African-American gospel music
   While absorbing American Protestant religious music, African Americans molded it to fit their own needs. In the process, they created a unique and influential art form that has influenced religious music around the world.
   The spirituals sung by black slaves had a double meaning, combining traditional Christian themes of salvation and life after death with a longing for freedom from slavery and life outside of the slave culture. To the slave, the Promised Land could be heaven - or the states across the Jordan (Ohio) River. A typical lyric says: "O, blow your trumpet, Gabriel/Blow your trumpet louder/And I want dat trumpet to blow me home/To my new Jerusalem."
   In the decades after the Civil War, with the emergence of black Methodist and Baptist denominations, a complex interaction developed between the largely segregated Protestant churches. Whites borrowed from African Americans to create white spirituals, largely devoid of the immediate physical references in their black counterparts. (Even in the slave era, especially at camp meetings, whites had observed the enthusiastic singing by black participants, often accompanied by hand clapping, dancing, and body movements. Spontaneous improvisation on older songs would transform them, often to the consternation of the whites.)
   At the same time, black churches borrowed heavily from the dominant European tradition of hymnody, often mediated through the music programs within the new African-American colleges. However, black churches could often not afford such tools of European hymnody as organs and hymnbooks. Besides, the dominant white community identified Euro-American culture with civilization; their attempt to "civilize" as well as Christianize African Americans was not always welcome. Instead, African-American colleges celebrated spirituals as a valued illustration of ethnic creativity, and nourished them through choral performances.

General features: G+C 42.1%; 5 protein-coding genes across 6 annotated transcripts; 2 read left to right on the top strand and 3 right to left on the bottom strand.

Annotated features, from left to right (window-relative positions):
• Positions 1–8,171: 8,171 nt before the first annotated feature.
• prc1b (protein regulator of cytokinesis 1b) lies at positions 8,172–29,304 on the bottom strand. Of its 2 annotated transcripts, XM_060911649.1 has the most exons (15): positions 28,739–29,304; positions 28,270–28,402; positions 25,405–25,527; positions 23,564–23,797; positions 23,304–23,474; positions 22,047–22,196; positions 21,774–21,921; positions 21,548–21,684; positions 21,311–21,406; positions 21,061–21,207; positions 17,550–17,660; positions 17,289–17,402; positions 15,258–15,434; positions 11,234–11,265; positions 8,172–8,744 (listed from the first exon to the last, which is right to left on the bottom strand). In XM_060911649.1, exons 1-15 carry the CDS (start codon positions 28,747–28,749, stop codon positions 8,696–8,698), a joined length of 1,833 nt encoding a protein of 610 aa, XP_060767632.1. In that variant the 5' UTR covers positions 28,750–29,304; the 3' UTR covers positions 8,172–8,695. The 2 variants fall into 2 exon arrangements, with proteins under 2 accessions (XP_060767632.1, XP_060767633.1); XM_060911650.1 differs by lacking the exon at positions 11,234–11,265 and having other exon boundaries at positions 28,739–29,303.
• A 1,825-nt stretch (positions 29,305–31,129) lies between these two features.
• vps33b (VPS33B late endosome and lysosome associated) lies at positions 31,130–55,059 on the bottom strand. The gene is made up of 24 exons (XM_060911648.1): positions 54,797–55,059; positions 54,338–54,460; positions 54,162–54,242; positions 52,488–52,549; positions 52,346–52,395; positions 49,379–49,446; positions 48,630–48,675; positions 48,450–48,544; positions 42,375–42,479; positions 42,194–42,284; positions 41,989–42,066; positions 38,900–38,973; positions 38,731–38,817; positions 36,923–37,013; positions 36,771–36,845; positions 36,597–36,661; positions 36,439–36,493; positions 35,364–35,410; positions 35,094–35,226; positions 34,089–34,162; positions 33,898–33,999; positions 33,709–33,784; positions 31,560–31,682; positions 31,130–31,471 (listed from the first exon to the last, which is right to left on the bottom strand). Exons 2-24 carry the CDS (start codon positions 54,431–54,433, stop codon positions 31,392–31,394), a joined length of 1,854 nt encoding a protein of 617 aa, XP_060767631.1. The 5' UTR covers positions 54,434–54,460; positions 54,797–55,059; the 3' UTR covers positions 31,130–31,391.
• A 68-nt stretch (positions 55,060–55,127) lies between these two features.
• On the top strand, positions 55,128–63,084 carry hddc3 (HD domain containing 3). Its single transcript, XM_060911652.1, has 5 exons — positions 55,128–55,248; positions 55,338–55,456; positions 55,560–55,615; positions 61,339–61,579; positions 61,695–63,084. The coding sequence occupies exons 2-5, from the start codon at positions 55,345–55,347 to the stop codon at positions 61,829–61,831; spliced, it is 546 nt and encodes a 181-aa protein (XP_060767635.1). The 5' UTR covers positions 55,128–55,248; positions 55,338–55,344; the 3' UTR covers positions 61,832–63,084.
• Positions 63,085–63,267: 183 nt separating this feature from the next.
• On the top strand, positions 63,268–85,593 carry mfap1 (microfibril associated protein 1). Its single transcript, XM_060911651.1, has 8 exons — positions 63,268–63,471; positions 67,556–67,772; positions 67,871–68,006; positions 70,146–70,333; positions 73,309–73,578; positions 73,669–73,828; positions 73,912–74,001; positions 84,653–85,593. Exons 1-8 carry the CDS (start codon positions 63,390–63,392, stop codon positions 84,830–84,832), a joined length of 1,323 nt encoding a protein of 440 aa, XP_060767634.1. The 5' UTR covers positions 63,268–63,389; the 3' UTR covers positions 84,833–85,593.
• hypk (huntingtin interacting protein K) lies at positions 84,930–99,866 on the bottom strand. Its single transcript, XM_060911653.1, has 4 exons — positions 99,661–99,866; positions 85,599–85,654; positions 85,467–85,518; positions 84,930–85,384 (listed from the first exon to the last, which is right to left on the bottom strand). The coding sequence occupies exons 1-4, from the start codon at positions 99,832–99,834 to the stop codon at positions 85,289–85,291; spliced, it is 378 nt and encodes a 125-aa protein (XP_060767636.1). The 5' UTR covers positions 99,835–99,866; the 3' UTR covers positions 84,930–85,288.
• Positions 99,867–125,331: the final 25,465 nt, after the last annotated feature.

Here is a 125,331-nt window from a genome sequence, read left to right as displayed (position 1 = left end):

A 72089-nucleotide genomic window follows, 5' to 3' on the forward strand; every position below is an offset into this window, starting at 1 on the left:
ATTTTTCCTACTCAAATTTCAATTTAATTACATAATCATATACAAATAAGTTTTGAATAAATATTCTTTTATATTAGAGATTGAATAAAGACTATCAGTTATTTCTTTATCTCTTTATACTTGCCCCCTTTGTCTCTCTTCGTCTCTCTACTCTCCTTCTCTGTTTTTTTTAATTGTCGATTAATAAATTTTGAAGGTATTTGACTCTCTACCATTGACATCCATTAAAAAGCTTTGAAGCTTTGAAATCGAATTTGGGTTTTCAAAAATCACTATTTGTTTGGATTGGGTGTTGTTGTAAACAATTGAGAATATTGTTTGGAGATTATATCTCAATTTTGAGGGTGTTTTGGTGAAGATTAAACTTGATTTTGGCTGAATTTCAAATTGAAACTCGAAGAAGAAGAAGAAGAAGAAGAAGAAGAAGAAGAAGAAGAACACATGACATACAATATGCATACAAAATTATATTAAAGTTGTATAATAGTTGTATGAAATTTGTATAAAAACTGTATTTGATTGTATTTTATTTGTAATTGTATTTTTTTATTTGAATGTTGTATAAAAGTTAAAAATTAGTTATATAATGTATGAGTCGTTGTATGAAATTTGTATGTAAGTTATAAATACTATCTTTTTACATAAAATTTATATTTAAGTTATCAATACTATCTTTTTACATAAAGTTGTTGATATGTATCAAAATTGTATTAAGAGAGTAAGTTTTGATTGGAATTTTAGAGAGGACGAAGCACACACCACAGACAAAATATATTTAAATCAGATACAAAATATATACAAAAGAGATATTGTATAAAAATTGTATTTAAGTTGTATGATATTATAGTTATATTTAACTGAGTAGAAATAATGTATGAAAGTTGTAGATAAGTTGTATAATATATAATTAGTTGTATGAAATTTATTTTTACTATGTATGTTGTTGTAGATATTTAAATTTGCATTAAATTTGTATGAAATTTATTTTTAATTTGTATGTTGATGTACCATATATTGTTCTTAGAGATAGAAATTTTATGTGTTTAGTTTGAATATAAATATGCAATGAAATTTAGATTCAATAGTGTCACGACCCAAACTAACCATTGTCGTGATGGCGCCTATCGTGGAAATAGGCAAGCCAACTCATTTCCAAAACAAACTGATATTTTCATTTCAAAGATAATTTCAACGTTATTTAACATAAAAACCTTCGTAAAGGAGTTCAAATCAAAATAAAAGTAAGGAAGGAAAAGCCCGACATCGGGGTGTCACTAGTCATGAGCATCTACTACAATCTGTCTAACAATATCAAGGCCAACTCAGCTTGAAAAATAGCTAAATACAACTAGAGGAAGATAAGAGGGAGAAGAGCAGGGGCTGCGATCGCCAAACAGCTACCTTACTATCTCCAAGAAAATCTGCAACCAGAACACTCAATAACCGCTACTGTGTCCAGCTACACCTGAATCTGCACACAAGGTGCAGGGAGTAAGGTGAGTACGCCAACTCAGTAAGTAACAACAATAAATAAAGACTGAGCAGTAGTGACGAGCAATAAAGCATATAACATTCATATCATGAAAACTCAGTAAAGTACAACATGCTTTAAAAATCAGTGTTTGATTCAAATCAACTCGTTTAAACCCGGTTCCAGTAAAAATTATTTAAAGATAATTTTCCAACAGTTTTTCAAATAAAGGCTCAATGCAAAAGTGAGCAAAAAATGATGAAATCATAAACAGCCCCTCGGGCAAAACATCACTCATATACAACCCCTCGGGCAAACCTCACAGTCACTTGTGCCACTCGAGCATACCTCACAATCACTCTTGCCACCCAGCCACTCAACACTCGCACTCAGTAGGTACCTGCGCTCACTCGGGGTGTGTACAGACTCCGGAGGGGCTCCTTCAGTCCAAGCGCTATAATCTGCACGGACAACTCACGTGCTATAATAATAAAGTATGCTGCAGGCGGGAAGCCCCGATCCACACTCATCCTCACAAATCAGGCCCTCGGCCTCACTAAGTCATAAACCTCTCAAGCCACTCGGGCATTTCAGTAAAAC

By the end of the 19th century, an African-American style of worship and religious music had emerged. "Gospel music" developed within the black HOLINESS and Pentecostal churches (often called the Sanctified churches), adding to the earlier spirituals a strong beat (provided by hand clapping and foot stomping) and the beginnings of instrumental accompaniment - drums, pianos, guitars, and (at a later date) organs. This music eventually found its way into the older, more conservative denominations, in small doses.
   Gospel music was taken in a different direction by Baptist musician Thomas Dorsey (1899-1993). Heavily influenced by secular black music from the blues to ragtime, he created an African-American urban gospel music designed to be performed by professionals, or at least accomplished amateurs (the church choir). Other outstanding practitioners such as Mahalia Jackson (1911-72) and James Cleveland (1931-91) left their own marks on the tradition.
   Today, gospel music in all its variety may be found in all segments of the black church. It exists not only as a means of worshipping God but of preserving African-American identity.
   Further reading:
   ■ Mellone Burnim, The Black Gospel Music Tradition: Symbol of Ethnicity (Bloomington: Indiana University, M.A. thesis, 1980)
   ■ Sherry Sher-rod DuPree, African-American Good News (Gospel) Music (Washington, D.C.: Middle Atlantic Regional Press, 1993)
   ■ Michael W. Harris, The Rise of Gospel Blues: The Music of Thomas Andrew Dorsey in the Urban Church (New York: Oxford University Press, 1992)
   ■ Joan R. Hillsman, Gospel Music: An African American Art Form (Washington, D.C.: Middle Atlantic Regional Press, 1990)
   ■ Eileen Southern, The Music of Black Americans, 2nd. ed. (New York: W. W. Norton, 1983).

Encyclopedia of Protestantism. . 2005.

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